In a surprise move, the Head of Instagram, Adam Mosseri, shared in a blog post how the Instagram algorithm works.

In the post, he wants to answer questions like: “How does Instagram decide what shows up for me first?”; “Why do some of my posts get more views than others?”; and “How does Instagram decide what to show me in Explore?”

Mosseri says that the main “misconception” is about the Instagram algorithm, which is actually “a variety of algorithms, classifiers, and processes, each with its own purpose.”

Each part of the app – Feed, Explore, Reels – uses its own algorithm tailored to how people use it. People tend to look for their closest friends in Stories, but they want to discover something entirely new in Explore. We rank things differently in different parts of the app, based on how people use them. 

About Instagram Feed and Stories, the head of the app says Instagram focuses on posts from people you follow. With the information about what was posted, the people who made those posts, and user’s preference, the app find “signals.” These are the signals that Instagram uses in order of importance:

  • Information about the post. These are signals both about how popular a post is – think how many people have liked it – and more mundane information about the content itself, like when it was posted, how long it is if it’s a video, and what location, if any, was attached to it. 
  • Information about the person who posted. This helps us get a sense of how interesting the person might be to you, and includes signals like how many times people have interacted with that person in the past few weeks.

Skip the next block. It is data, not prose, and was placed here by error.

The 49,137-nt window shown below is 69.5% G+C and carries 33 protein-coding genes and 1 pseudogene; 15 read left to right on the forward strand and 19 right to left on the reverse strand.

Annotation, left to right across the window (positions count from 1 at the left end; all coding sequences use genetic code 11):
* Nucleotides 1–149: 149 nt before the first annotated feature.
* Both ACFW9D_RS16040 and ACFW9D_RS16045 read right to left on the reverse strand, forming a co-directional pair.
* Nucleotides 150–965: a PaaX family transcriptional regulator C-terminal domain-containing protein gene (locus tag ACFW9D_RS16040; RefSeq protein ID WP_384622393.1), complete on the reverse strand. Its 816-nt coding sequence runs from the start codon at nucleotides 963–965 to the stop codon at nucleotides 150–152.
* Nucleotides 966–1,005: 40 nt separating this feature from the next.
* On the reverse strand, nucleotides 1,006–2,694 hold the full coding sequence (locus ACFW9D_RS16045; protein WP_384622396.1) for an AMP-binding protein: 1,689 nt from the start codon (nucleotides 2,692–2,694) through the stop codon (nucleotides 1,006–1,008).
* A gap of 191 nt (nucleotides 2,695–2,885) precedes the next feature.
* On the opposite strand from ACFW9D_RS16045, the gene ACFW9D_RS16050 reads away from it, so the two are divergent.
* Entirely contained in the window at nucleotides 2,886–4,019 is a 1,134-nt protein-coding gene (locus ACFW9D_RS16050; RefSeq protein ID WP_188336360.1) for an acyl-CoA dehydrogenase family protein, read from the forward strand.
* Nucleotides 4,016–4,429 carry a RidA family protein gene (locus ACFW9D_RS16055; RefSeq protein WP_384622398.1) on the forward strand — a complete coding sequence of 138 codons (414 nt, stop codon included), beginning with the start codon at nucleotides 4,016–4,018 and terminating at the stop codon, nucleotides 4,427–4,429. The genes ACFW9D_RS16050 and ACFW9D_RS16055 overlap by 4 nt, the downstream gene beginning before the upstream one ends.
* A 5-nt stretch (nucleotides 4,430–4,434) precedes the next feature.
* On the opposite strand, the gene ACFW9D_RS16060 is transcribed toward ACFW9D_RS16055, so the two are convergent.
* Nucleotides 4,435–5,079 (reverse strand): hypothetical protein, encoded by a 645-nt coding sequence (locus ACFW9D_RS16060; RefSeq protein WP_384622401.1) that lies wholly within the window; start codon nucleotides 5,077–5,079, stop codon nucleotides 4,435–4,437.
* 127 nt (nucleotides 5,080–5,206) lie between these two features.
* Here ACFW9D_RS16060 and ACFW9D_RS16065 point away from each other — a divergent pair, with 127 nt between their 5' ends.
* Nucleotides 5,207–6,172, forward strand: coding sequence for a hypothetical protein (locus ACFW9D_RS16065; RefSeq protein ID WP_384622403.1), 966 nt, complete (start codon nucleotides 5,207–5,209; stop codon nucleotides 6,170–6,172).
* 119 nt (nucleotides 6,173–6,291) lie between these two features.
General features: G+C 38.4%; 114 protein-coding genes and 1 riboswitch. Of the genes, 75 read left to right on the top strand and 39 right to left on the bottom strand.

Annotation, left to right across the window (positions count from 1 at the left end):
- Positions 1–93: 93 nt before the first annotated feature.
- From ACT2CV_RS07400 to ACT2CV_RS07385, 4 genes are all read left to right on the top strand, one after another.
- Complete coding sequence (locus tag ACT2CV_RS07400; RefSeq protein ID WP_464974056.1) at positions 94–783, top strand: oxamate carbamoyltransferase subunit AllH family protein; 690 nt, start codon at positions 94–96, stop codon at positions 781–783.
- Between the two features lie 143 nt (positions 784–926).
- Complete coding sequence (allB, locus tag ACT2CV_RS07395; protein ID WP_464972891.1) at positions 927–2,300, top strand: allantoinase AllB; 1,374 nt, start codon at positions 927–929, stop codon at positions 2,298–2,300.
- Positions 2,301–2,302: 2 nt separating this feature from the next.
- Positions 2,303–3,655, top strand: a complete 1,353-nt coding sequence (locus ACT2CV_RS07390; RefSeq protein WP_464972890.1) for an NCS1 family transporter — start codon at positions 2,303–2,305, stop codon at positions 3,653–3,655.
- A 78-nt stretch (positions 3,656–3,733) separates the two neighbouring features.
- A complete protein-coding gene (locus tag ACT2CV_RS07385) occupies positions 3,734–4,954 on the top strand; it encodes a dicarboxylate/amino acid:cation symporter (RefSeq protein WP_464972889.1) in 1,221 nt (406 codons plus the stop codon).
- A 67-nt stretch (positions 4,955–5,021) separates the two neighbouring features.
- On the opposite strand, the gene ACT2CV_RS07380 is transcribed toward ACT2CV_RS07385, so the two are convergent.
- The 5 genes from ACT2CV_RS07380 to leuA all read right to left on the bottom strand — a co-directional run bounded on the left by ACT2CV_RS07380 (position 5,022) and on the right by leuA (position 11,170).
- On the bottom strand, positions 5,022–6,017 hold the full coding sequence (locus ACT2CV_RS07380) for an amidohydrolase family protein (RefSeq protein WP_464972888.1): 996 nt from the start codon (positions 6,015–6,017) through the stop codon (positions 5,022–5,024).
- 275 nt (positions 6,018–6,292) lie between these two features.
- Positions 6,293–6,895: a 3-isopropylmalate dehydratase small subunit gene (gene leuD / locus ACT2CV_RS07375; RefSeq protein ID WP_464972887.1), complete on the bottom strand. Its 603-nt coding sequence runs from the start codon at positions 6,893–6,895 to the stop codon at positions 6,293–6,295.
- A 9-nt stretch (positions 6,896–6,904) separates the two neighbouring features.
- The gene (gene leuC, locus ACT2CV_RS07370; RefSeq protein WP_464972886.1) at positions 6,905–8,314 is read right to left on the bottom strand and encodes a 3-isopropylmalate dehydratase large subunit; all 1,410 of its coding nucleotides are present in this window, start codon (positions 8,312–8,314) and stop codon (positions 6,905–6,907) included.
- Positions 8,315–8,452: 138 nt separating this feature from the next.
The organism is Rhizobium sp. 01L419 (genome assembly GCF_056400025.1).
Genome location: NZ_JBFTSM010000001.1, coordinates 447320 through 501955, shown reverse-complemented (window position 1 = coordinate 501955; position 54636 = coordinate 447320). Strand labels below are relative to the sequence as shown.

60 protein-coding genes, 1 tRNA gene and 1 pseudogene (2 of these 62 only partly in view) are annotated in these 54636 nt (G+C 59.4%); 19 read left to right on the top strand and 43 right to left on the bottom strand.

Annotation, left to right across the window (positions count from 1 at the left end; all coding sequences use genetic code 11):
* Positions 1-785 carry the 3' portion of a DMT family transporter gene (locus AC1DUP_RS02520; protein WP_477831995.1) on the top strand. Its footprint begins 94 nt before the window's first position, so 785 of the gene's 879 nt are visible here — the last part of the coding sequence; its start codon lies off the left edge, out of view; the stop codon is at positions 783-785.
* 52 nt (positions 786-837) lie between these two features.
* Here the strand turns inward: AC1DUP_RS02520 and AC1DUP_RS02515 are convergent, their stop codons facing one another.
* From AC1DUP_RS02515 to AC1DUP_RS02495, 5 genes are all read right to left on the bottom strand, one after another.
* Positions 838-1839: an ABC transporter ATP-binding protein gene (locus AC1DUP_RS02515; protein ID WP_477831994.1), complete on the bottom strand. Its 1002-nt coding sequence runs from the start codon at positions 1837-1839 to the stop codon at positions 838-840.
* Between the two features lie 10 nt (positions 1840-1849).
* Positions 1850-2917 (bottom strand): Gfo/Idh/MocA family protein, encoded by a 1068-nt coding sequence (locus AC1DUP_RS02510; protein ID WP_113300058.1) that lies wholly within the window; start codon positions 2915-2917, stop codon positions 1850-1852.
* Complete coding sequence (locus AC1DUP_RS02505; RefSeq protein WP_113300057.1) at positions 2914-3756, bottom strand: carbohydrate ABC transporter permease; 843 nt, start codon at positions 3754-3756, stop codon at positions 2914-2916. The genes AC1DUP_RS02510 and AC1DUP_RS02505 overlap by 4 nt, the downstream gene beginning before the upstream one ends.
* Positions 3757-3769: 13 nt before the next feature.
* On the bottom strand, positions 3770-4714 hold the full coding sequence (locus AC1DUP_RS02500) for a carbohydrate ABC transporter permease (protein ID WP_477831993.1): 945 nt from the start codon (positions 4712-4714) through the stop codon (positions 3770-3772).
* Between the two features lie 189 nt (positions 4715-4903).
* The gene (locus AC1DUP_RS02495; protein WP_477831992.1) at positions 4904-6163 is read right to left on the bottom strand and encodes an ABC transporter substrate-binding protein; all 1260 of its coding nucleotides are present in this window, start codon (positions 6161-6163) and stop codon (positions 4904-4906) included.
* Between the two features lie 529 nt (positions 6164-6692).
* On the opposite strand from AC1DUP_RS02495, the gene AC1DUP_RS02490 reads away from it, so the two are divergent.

• Your activity. This helps us understand what you might be interested in and includes signals such as how many posts you’ve liked. 
  • Your history of interacting with someone. This gives us a sense of how interested you are generally in seeing posts from a particular person. An example is whether or not you comment on each other’s posts.

Adam Mosseri says Instagram tries to avoid showing too many posts from the same person in a row. Another example is about Stories that were reshared from Feed:

Until recently, we valued these Stories less, because we’ve heard consistently that people are more interested in seeing original Stories. But we see a swell of reshared posts in big moments – everything from the World Cup to social unrest – and in these moments people were expecting their Stories to reach more people than they did, so we stopped.

In the post, Mosseri also explains what Instagram uses to rank posts on the Explore page and in the Reels section. To better “train” the algorithms, here are a few tips:

  • Pick your Close Friends;
  • Mute people you’re not interested in;
  • Mark recommended posts as “Not Interested.”

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About the Author

José Adorno

Brazilian tech Journalist. Author at 9to5Mac. Previously at tv globo, the main TV broadcaster in Latin America.

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